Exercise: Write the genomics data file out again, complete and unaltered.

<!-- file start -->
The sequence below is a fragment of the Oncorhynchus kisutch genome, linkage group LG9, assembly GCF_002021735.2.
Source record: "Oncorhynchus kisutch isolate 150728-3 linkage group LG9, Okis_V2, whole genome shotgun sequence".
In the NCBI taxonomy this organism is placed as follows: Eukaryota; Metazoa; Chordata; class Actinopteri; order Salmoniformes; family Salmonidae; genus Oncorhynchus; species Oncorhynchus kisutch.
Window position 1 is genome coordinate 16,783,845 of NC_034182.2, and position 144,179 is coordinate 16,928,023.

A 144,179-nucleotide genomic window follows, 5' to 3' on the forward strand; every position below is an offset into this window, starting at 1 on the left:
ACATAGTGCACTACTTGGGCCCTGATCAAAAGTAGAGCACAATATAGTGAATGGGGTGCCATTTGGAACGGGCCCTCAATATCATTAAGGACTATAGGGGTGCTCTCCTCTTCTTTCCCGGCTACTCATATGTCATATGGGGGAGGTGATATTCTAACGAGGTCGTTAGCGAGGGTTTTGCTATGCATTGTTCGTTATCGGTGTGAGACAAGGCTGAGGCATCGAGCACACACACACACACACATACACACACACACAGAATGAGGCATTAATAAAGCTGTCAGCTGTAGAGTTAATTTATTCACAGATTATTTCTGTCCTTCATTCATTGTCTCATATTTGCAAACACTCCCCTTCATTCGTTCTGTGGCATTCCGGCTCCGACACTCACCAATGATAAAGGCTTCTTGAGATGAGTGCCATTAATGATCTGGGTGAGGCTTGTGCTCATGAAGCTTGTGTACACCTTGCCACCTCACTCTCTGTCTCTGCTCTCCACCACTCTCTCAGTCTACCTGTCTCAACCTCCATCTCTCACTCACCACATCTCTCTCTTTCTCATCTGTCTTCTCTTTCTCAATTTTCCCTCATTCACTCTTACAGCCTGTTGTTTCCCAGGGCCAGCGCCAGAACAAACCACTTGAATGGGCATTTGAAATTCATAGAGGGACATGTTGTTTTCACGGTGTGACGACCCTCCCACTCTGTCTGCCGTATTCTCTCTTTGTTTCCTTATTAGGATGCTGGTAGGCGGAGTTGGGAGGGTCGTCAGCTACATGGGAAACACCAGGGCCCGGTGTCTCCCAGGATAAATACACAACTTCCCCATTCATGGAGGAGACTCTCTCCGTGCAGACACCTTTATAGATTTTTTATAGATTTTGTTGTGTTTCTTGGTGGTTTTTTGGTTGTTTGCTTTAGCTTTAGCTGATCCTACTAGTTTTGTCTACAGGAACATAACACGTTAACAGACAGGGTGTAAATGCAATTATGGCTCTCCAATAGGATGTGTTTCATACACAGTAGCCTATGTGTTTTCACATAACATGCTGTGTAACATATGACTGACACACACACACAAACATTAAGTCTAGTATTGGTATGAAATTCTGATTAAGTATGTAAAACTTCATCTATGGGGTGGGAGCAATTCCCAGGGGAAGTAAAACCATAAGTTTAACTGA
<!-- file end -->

The sequence below is a fragment of the Oncorhynchus kisutch genome, linkage group LG9, assembly GCF_002021735.2.
Source record: "Oncorhynchus kisutch isolate 150728-3 linkage group LG9, Okis_V2, whole genome shotgun sequence".
In the NCBI taxonomy this organism is placed as follows: Eukaryota; Metazoa; Chordata; class Actinopteri; order Salmoniformes; family Salmonidae; genus Oncorhynchus; species Oncorhynchus kisutch.
Window position 1 is genome coordinate 16,783,845 of NC_034182.2, and position 144,179 is coordinate 16,928,023.

A 144,179-nucleotide genomic window follows, 5' to 3' on the forward strand; every position below is an offset into this window, starting at 1 on the left:
ACATAGTGCACTACTTGGGCCCTGATCAAAAGTAGAGCACAATATAGTGAATGGGGTGCCATTTGGAACGGGCCCTCAATATCATTAAGGACTATAGGGGTGCTCTCCTCTTCTTTCCCGGCTACTCATATGTCATATGGGGGAGGTGATATTCTAACGAGGTCGTTAGCGAGGGTTTTGCTATGCATTGTTCGTTATCGGTGTGAGACAAGGCTGAGGCATCGAGCACACACACACACACACATACACACACACACAGAATGAGGCATTAATAAAGCTGTCAGCTGTAGAGTTAATTTATTCACAGATTATTTCTGTCCTTCATTCATTGTCTCATATTTGCAAACACTCCCCTTCATTCGTTCTGTGGCATTCCGGCTCCGACACTCACCAATGATAAAGGCTTCTTGAGATGAGTGCCATTAATGATCTGGGTGAGGCTTGTGCTCATGAAGCTTGTGTACACCTTGCCACCTCACTCTCTGTCTCTGCTCTCCACCACTCTCTCAGTCTACCTGTCTCAACCTCCATCTCTCACTCACCACATCTCTCTCTTTCTCATCTGTCTTCTCTTTCTCAATTTTCCCTCATTCACTCTTACAGCCTGTTGTTTCCCAGGGCCAGCGCCAGAACAAACCACTTGAATGGGCATTTGAAATTCATAGAGGGACATGTTGTTTTCACGGTGTGACGACCCTCCCACTCTGTCTGCCGTATTCTCTCTTTGTTTCCTTATTAGGATGCTGGTAGGCGGAGTTGGGAGGGTCGTCAGCTACATGGGAAACACCAGGGCCCGGTGTCTCCCAGGATAAATACACAACTTCCCCATTCATGGAGGAGACTCTCTCCGTGCAGACACCTTTATAGATTTTTTATAGATTTTGTTGTGTTTCTTGGTGGTTTTTTGGTTGTTTGCTTTAGCTTTAGCTGATCCTACTAGTTTTGTCTACAGGAACATAACACGTTAACAGACAGGGTGTAAATGCAATTATGGCTCTCCAATAGGATGTGTTTCATACACAGTAGCCTATGTGTTTTCACATAACATGCTGTGTAACATATGACTGACACACACACACAAACATTAAGTCTAGTATTGGTATGAAATTCTGATTAAGTATGTAAAACTTCATCTATGGGGTGGGAGCAATTCCCAGGGGAAGTAAAACCATAAGTTTAACTGA